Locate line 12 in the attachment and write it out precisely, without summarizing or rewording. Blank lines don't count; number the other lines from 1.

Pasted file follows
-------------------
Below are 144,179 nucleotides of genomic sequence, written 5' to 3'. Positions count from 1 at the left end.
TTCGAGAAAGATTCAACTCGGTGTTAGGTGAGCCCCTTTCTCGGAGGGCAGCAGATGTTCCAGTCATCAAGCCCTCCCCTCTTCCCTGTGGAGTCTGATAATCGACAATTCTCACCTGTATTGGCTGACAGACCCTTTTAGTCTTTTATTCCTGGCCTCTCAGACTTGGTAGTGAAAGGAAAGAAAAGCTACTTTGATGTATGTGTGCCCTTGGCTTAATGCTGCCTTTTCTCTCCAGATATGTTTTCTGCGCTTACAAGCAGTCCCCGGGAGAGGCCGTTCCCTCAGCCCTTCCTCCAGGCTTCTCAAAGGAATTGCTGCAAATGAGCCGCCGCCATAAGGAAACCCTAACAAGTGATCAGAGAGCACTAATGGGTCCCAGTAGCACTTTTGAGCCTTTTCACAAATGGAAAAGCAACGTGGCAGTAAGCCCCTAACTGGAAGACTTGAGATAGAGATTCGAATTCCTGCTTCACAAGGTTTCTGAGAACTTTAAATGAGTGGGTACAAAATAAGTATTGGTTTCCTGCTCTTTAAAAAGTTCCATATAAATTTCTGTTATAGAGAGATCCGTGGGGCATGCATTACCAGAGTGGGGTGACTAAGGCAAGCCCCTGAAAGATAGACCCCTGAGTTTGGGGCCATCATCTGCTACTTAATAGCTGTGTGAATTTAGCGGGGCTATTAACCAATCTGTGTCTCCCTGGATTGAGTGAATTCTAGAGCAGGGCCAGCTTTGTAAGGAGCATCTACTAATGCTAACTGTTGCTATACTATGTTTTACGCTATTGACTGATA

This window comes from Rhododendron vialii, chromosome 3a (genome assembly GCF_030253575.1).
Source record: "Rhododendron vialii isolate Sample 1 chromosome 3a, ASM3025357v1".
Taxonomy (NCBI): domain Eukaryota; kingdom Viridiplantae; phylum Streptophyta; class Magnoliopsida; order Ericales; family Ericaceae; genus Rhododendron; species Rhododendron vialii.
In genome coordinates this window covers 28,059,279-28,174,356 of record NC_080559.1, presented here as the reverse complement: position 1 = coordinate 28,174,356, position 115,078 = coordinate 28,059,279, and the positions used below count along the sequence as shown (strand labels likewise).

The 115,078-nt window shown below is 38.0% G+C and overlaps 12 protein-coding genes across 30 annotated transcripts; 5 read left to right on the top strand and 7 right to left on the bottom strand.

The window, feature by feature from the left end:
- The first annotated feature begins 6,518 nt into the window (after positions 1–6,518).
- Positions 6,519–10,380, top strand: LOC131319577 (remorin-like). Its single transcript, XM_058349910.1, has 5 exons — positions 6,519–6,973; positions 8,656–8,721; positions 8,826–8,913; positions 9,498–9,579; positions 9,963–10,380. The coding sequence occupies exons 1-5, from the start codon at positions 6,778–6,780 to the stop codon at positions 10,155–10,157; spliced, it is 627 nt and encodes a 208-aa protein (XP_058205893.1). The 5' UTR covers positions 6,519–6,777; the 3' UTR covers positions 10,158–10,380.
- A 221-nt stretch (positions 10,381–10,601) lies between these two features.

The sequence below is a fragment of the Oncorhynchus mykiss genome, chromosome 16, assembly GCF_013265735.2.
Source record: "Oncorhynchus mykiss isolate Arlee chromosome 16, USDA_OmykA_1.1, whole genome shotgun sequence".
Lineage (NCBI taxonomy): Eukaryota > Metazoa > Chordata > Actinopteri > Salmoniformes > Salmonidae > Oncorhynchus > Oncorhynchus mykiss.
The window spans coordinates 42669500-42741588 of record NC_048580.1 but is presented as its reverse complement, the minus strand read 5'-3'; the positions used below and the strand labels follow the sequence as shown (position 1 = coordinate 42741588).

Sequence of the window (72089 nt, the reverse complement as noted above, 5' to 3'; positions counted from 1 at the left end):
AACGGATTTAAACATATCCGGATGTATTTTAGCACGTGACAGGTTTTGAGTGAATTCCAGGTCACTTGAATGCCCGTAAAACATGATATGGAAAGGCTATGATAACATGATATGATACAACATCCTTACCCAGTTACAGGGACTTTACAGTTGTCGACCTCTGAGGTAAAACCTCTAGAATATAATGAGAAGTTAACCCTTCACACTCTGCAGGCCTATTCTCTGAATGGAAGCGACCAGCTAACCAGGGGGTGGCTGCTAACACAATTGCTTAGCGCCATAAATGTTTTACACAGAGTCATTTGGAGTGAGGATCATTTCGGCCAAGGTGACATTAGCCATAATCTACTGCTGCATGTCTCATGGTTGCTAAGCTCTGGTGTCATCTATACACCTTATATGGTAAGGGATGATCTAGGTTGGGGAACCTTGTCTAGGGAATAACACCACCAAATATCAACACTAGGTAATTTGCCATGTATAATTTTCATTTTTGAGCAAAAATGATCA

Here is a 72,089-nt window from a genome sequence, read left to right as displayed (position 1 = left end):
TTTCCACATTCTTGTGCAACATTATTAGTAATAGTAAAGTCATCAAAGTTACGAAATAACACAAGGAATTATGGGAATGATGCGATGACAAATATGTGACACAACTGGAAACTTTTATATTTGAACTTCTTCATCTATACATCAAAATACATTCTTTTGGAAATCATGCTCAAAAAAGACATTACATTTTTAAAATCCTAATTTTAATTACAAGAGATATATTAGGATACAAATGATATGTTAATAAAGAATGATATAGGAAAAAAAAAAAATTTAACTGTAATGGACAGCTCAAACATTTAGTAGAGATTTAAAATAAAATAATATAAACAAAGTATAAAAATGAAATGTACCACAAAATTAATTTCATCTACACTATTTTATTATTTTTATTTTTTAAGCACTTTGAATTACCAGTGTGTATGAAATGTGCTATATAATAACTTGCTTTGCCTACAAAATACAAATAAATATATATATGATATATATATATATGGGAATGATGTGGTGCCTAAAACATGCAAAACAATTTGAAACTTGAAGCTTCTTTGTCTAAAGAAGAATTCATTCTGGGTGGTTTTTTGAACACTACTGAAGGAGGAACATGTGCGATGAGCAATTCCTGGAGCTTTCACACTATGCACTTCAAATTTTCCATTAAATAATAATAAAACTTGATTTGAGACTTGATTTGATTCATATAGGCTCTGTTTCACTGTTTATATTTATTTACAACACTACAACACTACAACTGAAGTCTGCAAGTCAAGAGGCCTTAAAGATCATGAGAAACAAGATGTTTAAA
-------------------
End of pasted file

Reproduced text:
The sequence below is a fragment of the Oncorhynchus mykiss genome, chromosome 16, assembly GCF_013265735.2.